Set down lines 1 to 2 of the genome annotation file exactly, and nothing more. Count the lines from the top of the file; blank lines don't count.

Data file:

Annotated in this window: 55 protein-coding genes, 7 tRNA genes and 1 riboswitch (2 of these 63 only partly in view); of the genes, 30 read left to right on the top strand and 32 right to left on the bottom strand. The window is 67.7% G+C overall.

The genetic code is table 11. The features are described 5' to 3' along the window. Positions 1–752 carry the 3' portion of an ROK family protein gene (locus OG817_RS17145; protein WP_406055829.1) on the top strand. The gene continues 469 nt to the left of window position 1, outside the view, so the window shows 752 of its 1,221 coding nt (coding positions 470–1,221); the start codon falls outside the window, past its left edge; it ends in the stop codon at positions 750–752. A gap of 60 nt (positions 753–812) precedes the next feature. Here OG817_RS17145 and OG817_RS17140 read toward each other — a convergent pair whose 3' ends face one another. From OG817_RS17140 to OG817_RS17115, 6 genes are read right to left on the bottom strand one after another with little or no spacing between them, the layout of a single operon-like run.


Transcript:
Annotated in this window: 55 protein-coding genes, 7 tRNA genes and 1 riboswitch (2 of these 63 only partly in view); of the genes, 30 read left to right on the top strand and 32 right to left on the bottom strand. The window is 67.7% G+C overall.

The genetic code is table 11. The features are described 5' to 3' along the window. Positions 1–752 carry the 3' portion of an ROK family protein gene (locus OG817_RS17145; protein WP_406055829.1) on the top strand. The gene continues 469 nt to the left of window position 1, outside the view, so the window shows 752 of its 1,221 coding nt (coding positions 470–1,221); the start codon falls outside the window, past its left edge; it ends in the stop codon at positions 750–752. A gap of 60 nt (positions 753–812) precedes the next feature. Here OG817_RS17145 and OG817_RS17140 read toward each other — a convergent pair whose 3' ends face one another. From OG817_RS17140 to OG817_RS17115, 6 genes are read right to left on the bottom strand one after another with little or no spacing between them, the layout of a single operon-like run.